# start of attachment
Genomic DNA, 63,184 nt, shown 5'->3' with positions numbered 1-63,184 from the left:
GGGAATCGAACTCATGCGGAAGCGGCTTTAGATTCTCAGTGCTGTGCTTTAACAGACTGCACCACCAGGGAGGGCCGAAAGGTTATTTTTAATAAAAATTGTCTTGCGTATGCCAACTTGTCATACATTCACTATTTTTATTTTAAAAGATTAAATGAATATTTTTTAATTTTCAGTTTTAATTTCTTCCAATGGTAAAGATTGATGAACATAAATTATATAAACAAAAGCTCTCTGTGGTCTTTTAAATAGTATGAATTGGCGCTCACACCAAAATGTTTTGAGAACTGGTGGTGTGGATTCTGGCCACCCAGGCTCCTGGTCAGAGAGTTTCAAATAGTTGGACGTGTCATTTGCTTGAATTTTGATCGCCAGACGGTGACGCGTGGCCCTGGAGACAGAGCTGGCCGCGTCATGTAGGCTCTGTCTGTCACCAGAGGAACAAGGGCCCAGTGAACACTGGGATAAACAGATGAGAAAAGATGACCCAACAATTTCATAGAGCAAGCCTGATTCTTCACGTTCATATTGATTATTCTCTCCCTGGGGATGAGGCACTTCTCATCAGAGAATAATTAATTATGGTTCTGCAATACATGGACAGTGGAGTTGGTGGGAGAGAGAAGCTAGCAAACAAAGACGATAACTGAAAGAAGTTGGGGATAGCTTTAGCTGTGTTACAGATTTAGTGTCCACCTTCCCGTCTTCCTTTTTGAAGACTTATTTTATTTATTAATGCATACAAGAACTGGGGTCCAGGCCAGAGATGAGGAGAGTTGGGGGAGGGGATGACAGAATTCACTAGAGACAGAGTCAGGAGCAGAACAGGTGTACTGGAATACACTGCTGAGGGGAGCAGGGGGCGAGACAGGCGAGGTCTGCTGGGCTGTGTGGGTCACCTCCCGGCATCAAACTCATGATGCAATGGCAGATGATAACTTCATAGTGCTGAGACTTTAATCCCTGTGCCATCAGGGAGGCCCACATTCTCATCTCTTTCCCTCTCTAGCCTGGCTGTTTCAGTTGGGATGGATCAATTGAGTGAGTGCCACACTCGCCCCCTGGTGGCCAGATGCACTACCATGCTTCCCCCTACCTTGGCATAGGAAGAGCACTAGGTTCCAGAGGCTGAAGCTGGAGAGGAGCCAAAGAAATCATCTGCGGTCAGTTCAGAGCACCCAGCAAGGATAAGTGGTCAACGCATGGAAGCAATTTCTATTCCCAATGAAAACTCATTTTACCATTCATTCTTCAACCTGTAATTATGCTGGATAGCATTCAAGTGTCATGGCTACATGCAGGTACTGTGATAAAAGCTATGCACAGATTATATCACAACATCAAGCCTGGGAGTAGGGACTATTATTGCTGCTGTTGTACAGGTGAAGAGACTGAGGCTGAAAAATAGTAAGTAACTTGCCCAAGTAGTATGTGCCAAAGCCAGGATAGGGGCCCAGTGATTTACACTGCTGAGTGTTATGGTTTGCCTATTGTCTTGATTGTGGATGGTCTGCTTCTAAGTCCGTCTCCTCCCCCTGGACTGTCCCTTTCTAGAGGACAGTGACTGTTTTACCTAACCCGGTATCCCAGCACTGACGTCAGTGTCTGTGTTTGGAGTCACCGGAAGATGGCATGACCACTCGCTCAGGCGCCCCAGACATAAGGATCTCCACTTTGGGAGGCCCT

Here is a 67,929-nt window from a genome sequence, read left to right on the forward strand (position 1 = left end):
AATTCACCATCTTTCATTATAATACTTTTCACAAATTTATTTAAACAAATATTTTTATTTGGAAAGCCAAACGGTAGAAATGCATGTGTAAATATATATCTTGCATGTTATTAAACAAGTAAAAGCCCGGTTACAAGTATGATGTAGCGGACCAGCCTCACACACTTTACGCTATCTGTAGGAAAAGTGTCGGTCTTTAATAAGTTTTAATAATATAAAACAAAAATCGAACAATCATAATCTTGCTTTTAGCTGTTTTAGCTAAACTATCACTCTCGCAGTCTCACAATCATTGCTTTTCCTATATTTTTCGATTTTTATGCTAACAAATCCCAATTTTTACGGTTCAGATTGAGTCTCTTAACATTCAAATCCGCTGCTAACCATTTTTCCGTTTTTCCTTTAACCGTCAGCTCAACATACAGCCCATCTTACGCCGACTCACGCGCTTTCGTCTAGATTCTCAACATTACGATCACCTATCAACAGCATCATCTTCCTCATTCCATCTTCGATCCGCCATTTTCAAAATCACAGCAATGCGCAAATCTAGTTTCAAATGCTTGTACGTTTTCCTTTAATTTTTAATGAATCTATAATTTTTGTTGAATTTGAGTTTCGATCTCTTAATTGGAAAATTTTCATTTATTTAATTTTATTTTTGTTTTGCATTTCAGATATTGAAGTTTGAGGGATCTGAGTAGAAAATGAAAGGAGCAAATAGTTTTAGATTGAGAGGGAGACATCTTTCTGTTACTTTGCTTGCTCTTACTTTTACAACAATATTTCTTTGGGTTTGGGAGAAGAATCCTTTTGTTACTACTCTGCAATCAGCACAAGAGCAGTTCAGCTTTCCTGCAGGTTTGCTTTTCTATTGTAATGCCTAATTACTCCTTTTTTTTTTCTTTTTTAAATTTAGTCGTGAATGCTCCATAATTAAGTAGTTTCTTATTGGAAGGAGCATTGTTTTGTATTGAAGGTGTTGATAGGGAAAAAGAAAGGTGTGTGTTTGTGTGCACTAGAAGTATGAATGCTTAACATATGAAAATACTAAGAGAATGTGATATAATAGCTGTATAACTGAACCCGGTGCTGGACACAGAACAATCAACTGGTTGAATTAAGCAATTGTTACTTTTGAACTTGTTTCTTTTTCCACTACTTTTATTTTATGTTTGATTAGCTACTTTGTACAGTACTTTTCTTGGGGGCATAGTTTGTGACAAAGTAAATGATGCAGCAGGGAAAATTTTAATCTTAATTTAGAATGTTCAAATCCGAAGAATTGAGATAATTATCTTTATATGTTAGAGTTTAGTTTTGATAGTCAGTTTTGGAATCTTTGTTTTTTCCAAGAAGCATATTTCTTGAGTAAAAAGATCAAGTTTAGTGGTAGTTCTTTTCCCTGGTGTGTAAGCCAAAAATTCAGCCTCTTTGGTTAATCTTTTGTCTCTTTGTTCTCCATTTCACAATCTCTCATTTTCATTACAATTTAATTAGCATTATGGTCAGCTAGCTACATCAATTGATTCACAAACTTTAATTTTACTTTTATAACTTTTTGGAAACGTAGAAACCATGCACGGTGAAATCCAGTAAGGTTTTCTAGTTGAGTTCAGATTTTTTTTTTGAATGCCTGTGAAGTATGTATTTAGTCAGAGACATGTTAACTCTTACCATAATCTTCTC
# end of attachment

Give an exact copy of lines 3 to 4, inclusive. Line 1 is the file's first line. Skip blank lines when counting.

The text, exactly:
Here is a 67,929-nt window from a genome sequence, read left to right on the forward strand (position 1 = left end):
AATTCACCATCTTTCATTATAATACTTTTCACAAATTTATTTAAACAAATATTTTTATTTGGAAAGCCAAACGGTAGAAATGCATGTGTAAATATATATCTTGCATGTTATTAAACAAGTAAAAGCCCGGTTACAAGTATGATGTAGCGGACCAGCCTCACACACTTTACGCTATCTGTAGGAAAAGTGTCGGTCTTTAATAAGTTTTAATAATATAAAACAAAAATCGAACAATCATAATCTTGCTTTTAGCTGTTTTAGCTAAACTATCACTCTCGCAGTCTCACAATCATTGCTTTTCCTATATTTTTCGATTTTTATGCTAACAAATCCCAATTTTTACGGTTCAGATTGAGTCTCTTAACATTCAAATCCGCTGCTAACCATTTTTCCGTTTTTCCTTTAACCGTCAGCTCAACATACAGCCCATCTTACGCCGACTCACGCGCTTTCGTCTAGATTCTCAACATTACGATCACCTATCAACAGCATCATCTTCCTCATTCCATCTTCGATCCGCCATTTTCAAAATCACAGCAATGCGCAAATCTAGTTTCAAATGCTTGTACGTTTTCCTTTAATTTTTAATGAATCTATAATTTTTGTTGAATTTGAGTTTCGATCTCTTAATTGGAAAATTTTCATTTATTTAATTTTATTTTTGTTTTGCATTTCAGATATTGAAGTTTGAGGGATCTGAGTAGAAAATGAAAGGAGCAAATAGTTTTAGATTGAGAGGGAGACATCTTTCTGTTACTTTGCTTGCTCTTACTTTTACAACAATATTTCTTTGGGTTTGGGAGAAGAATCCTTTTGTTACTACTCTGCAATCAGCACAAGAGCAGTTCAGCTTTCCTGCAGGTTTGCTTTTCTATTGTAATGCCTAATTACTCCTTTTTTTTTTCTTTTTTAAATTTAGTCGTGAATGCTCCATAATTAAGTAGTTTCTTATTGGAAGGAGCATTGTTTTGTATTGAAGGTGTTGATAGGGAAAAAGAAAGGTGTGTGTTTGTGTGCACTAGAAGTATGAATGCTTAACATATGAAAATACTAAGAGAATGTGATATAATAGCTGTATAACTGAACCCGGTGCTGGACACAGAACAATCAACTGGTTGAATTAAGCAATTGTTACTTTTGAACTTGTTTCTTTTTCCACTACTTTTATTTTATGTTTGATTAGCTACTTTGTACAGTACTTTTCTTGGGGGCATAGTTTGTGACAAAGTAAATGATGCAGCAGGGAAAATTTTAATCTTAATTTAGAATGTTCAAATCCGAAGAATTGAGATAATTATCTTTATATGTTAGAGTTTAGTTTTGATAGTCAGTTTTGGAATCTTTGTTTTTTCCAAGAAGCATATTTCTTGAGTAAAAAGATCAAGTTTAGTGGTAGTTCTTTTCCCTGGTGTGTAAGCCAAAAATTCAGCCTCTTTGGTTAATCTTTTGTCTCTTTGTTCTCCATTTCACAATCTCTCATTTTCATTACAATTTAATTAGCATTATGGTCAGCTAGCTACATCAATTGATTCACAAACTTTAATTTTACTTTTATAACTTTTTGGAAACGTAGAAACCATGCACGGTGAAATCCAGTAAGGTTTTCTAGTTGAGTTCAGATTTTTTTTTTGAATGCCTGTGAAGTATGTATTTAGTCAGAGACATGTTAACTCTTACCATAATCTTCTC